Sometimes, however, I am going to get stuck with the dishes when I don't want to do them; or I will have to tackle the heaps of stuff on the dining room sideboard, or (horrors!) I will have to open that envelope from Revenue Canada, and all without the sweet pleasure of being meditative. Sometimes I will have to clean up when a cat has barfed. Sometimes I will have to face a mess I didn't make and don't want to have to deal with, simply because life is Like That, as life so often is.
Then it becomes my choice, whether to get all miserable about whatever-it-is or to say, oh well, _sic disintegrat biscuit_ ("so disintegrates the biscuit"). I have long since figured out that spending my time brooding about the Unfairness of Always Having to Clean the Stove Top is one way of walking into a small self-chosen hell. C.S. Lewis was quite clear and perfectly right about that one: hell is something we choose, usually by worshiping the wrong gods and what else, really, is flagrant self-pity than self-worship? I can spend my time worming my way into a nice, warm, fetid pile of resentment, or I can just clean the @#$% stove top and get on to something less depressing.
That being said: I am not talking about life-tragedy material here. Sometimes I will have to deal with Major Stuff, the big-time sorrows and horrors; and in that case, the prescription is very different. It is one thing to kiss a child's bobo and put a Barney bandaid on it; it's another thing to do that to a compound fracture. I do admire a certain decent stoicism and grace under adversity, but I also know (been there, done that) that sometimes, one's whole duty to God is simply to drop in one's tracks like Job and *howl*. For what looks like stoicism may, in fact, be a wholly unhealthy numbing-out, and grace under adversity may be some 1950s starlet, rigidly swimsuited, swanning in De Nile. And when Patience looks so meek under adversity, she may, in fact, be too much a coward to stand up to real injustice and say NO! (And then again maybe not; for who am I to know what poor Patience has had to live with?)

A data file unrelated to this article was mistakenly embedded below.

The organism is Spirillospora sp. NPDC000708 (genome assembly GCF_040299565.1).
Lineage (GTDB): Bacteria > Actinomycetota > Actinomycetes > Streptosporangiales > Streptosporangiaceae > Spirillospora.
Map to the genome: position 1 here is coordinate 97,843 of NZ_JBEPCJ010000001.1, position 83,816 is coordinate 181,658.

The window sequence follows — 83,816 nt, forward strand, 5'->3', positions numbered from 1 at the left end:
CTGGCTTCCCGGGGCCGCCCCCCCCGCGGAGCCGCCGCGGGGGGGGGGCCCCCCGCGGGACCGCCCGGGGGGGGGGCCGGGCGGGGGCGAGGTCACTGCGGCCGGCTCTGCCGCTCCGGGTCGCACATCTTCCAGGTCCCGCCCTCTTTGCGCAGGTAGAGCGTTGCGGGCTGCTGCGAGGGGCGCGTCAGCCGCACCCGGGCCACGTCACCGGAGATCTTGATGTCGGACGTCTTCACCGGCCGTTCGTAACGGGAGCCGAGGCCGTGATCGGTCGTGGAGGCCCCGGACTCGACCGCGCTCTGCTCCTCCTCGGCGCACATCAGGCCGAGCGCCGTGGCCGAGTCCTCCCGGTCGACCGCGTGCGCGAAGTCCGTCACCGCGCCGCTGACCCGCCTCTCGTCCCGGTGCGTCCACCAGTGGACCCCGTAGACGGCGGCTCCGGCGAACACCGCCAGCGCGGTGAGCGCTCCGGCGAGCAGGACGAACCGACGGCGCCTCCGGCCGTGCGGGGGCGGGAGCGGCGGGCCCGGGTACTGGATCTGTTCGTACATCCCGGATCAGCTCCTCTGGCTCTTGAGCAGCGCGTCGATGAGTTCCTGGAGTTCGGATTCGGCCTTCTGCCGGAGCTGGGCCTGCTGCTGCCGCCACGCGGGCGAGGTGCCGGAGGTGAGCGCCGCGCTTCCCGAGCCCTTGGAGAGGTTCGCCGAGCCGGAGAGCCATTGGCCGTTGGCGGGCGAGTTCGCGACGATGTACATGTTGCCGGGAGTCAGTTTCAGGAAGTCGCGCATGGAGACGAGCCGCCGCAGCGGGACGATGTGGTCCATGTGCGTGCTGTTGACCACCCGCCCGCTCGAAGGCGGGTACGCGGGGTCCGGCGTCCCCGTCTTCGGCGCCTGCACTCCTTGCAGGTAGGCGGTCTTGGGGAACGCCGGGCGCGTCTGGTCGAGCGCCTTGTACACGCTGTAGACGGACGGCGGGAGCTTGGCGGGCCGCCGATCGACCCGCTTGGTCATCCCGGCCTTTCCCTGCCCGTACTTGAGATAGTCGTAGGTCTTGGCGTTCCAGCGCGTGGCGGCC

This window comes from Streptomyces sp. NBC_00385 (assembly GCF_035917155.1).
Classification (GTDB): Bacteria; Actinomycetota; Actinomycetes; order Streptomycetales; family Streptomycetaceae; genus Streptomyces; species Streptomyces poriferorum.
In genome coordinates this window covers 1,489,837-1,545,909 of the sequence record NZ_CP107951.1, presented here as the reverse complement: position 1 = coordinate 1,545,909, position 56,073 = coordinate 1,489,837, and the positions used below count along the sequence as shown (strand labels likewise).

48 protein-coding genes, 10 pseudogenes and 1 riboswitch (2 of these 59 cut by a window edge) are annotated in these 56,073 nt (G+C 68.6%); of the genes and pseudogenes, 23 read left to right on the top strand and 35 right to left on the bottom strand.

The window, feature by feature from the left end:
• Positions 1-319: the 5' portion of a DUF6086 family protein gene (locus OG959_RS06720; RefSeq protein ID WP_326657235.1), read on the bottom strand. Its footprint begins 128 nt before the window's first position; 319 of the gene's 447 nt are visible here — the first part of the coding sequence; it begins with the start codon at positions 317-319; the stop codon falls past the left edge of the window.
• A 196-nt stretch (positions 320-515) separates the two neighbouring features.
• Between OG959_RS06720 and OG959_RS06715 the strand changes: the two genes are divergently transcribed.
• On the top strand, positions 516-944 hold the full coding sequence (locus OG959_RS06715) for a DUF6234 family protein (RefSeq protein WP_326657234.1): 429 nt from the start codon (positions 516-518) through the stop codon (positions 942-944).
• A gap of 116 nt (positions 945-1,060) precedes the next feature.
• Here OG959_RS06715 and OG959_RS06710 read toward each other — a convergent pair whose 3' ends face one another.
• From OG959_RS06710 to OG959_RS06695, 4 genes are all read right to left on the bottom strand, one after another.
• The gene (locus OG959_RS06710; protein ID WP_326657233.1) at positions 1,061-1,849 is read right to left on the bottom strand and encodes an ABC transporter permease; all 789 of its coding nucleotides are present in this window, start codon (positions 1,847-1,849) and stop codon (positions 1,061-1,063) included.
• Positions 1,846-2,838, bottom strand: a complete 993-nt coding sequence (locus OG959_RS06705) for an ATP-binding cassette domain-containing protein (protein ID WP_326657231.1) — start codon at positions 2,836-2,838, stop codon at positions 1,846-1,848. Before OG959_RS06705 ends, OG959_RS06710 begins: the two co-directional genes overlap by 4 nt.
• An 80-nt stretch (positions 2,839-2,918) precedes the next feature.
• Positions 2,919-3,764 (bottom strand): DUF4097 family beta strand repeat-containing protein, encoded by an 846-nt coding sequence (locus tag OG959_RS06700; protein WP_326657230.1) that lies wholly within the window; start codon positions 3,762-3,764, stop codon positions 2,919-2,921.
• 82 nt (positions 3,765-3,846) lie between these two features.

I have to decide for myself, then, what really is adversity and what is merely a pain in the butt, and I must understand that the two of them do require different things of me and of those who have to deal with me. In fact, I think most of the people I know are actually far more apt to downplay real adversity than to magnify the p.i.t.b.s into Tragedy Levels, but there are exceptions. It's a balancing act, as always, between "sensitive is as sensitive does, not as sensitive feels" on one hand, and, on the other, the understanding that real grief and psychological trauma are real and do happen and need to be properly dealt with, and that simpleminded bromides will not help or cure the very real aches of the heart. Not easy. But then, life rarely is.
Such a production over a dirty stove top... I slapped the burner grills into the sink to soak and went after the white enamel with a plastic scrubber and (perhaps mildly inflated, slightly synthetic) good will. I really do like chores better when I'm feeling meditative, dammit. Oh well. At least that's done. Put on the water for tea; where's that new magazine?